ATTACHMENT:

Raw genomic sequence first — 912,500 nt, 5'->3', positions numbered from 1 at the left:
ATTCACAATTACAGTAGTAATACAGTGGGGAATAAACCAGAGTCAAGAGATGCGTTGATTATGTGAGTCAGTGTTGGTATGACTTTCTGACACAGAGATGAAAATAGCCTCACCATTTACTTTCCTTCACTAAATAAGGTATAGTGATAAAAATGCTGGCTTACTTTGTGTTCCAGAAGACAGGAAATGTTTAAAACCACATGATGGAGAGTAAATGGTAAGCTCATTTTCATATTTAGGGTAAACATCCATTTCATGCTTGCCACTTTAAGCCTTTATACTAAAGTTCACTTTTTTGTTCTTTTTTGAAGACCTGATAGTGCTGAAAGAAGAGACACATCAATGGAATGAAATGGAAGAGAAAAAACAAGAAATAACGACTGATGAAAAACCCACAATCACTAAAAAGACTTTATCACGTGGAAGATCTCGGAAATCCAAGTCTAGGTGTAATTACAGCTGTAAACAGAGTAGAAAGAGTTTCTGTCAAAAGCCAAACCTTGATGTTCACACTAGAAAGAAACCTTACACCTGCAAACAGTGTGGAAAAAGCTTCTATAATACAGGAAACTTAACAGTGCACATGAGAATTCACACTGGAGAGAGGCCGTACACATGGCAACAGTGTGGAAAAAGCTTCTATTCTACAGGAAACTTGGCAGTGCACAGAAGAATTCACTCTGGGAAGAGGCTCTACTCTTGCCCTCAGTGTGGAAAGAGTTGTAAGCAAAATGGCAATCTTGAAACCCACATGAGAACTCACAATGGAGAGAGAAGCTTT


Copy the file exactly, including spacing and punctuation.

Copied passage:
Raw genomic sequence first — 912,500 nt, 5'->3', positions numbered from 1 at the left:
ATTCACAATTACAGTAGTAATACAGTGGGGAATAAACCAGAGTCAAGAGATGCGTTGATTATGTGAGTCAGTGTTGGTATGACTTTCTGACACAGAGATGAAAATAGCCTCACCATTTACTTTCCTTCACTAAATAAGGTATAGTGATAAAAATGCTGGCTTACTTTGTGTTCCAGAAGACAGGAAATGTTTAAAACCACATGATGGAGAGTAAATGGTAAGCTCATTTTCATATTTAGGGTAAACATCCATTTCATGCTTGCCACTTTAAGCCTTTATACTAAAGTTCACTTTTTTGTTCTTTTTTGAAGACCTGATAGTGCTGAAAGAAGAGACACATCAATGGAATGAAATGGAAGAGAAAAAACAAGAAATAACGACTGATGAAAAACCCACAATCACTAAAAAGACTTTATCACGTGGAAGATCTCGGAAATCCAAGTCTAGGTGTAATTACAGCTGTAAACAGAGTAGAAAGAGTTTCTGTCAAAAGCCAAACCTTGATGTTCACACTAGAAAGAAACCTTACACCTGCAAACAGTGTGGAAAAAGCTTCTATAATACAGGAAACTTAACAGTGCACATGAGAATTCACACTGGAGAGAGGCCGTACACATGGCAACAGTGTGGAAAAAGCTTCTATTCTACAGGAAACTTGGCAGTGCACAGAAGAATTCACTCTGGGAAGAGGCTCTACTCTTGCCCTCAGTGTGGAAAGAGTTGTAAGCAAAATGGCAATCTTGAAACCCACATGAGAACTCACAATGGAGAGAGAAGCTTT